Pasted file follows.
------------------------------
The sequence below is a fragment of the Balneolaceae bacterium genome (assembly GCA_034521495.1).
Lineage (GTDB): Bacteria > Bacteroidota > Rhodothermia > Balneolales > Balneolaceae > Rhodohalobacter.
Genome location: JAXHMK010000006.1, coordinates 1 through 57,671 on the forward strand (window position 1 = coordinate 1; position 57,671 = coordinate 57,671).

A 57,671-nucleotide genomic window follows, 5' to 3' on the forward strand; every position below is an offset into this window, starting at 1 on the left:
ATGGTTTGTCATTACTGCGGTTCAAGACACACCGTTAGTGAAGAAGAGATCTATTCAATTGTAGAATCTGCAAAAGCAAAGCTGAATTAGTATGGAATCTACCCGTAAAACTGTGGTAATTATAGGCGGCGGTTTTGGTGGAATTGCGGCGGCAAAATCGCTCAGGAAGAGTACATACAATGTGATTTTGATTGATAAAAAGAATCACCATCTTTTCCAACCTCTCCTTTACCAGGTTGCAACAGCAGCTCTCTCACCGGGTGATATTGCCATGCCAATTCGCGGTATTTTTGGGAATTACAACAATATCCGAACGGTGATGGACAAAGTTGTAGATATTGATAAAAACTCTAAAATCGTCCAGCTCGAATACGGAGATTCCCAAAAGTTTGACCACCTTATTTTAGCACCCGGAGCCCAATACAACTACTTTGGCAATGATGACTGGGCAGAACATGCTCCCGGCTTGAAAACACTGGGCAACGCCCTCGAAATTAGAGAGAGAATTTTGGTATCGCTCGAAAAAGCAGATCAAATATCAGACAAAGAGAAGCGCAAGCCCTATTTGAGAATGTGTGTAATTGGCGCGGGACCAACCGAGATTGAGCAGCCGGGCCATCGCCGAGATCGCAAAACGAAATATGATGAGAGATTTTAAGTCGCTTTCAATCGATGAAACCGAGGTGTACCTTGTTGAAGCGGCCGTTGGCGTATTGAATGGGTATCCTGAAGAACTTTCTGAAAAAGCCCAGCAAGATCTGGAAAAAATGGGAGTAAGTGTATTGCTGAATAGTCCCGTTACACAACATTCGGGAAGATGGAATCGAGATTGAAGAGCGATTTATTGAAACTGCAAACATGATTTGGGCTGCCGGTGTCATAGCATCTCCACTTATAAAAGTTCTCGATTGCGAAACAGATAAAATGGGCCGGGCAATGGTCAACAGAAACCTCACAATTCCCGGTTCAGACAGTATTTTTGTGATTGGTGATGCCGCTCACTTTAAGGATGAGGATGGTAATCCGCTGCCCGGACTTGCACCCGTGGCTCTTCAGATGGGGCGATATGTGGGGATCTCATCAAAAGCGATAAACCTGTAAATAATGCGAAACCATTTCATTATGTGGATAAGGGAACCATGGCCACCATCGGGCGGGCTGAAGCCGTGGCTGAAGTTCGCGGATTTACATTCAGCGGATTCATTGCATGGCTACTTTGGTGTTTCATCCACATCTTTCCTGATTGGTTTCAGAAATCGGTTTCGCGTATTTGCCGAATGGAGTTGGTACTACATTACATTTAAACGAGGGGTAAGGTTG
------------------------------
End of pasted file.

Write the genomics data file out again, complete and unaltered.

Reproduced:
The sequence below is a fragment of the Balneolaceae bacterium genome (assembly GCA_034521495.1).
Lineage (GTDB): Bacteria > Bacteroidota > Rhodothermia > Balneolales > Balneolaceae > Rhodohalobacter.
Genome location: JAXHMK010000006.1, coordinates 1 through 57,671 on the forward strand (window position 1 = coordinate 1; position 57,671 = coordinate 57,671).

A 57,671-nucleotide genomic window follows, 5' to 3' on the forward strand; every position below is an offset into this window, starting at 1 on the left:
ATGGTTTGTCATTACTGCGGTTCAAGACACACCGTTAGTGAAGAAGAGATCTATTCAATTGTAGAATCTGCAAAAGCAAAGCTGAATTAGTATGGAATCTACCCGTAAAACTGTGGTAATTATAGGCGGCGGTTTTGGTGGAATTGCGGCGGCAAAATCGCTCAGGAAGAGTACATACAATGTGATTTTGATTGATAAAAAGAATCACCATCTTTTCCAACCTCTCCTTTACCAGGTTGCAACAGCAGCTCTCTCACCGGGTGATATTGCCATGCCAATTCGCGGTATTTTTGGGAATTACAACAATATCCGAACGGTGATGGACAAAGTTGTAGATATTGATAAAAACTCTAAAATCGTCCAGCTCGAATACGGAGATTCCCAAAAGTTTGACCACCTTATTTTAGCACCCGGAGCCCAATACAACTACTTTGGCAATGATGACTGGGCAGAACATGCTCCCGGCTTGAAAACACTGGGCAACGCCCTCGAAATTAGAGAGAGAATTTTGGTATCGCTCGAAAAAGCAGATCAAATATCAGACAAAGAGAAGCGCAAGCCCTATTTGAGAATGTGTGTAATTGGCGCGGGACCAACCGAGATTGAGCAGCCGGGCCATCGCCGAGATCGCAAAACGAAATATGATGAGAGATTTTAAGTCGCTTTCAATCGATGAAACCGAGGTGTACCTTGTTGAAGCGGCCGTTGGCGTATTGAATGGGTATCCTGAAGAACTTTCTGAAAAAGCCCAGCAAGATCTGGAAAAAATGGGAGTAAGTGTATTGCTGAATAGTCCCGTTACACAACATTCGGGAAGATGGAATCGAGATTGAAGAGCGATTTATTGAAACTGCAAACATGATTTGGGCTGCCGGTGTCATAGCATCTCCACTTATAAAAGTTCTCGATTGCGAAACAGATAAAATGGGCCGGGCAATGGTCAACAGAAACCTCACAATTCCCGGTTCAGACAGTATTTTTGTGATTGGTGATGCCGCTCACTTTAAGGATGAGGATGGTAATCCGCTGCCCGGACTTGCACCCGTGGCTCTTCAGATGGGGCGATATGTGGGGATCTCATCAAAAGCGATAAACCTGTAAATAATGCGAAACCATTTCATTATGTGGATAAGGGAACCATGGCCACCATCGGGCGGGCTGAAGCCGTGGCTGAAGTTCGCGGATTTACATTCAGCGGATTCATTGCATGGCTACTTTGGTGTTTCATCCACATCTTTCCTGATTGGTTTCAGAAATCGGTTTCGCGTATTTGCCGAATGGAGTTGGTACTACATTACATTTAAACGAGGGGTAAGGTTG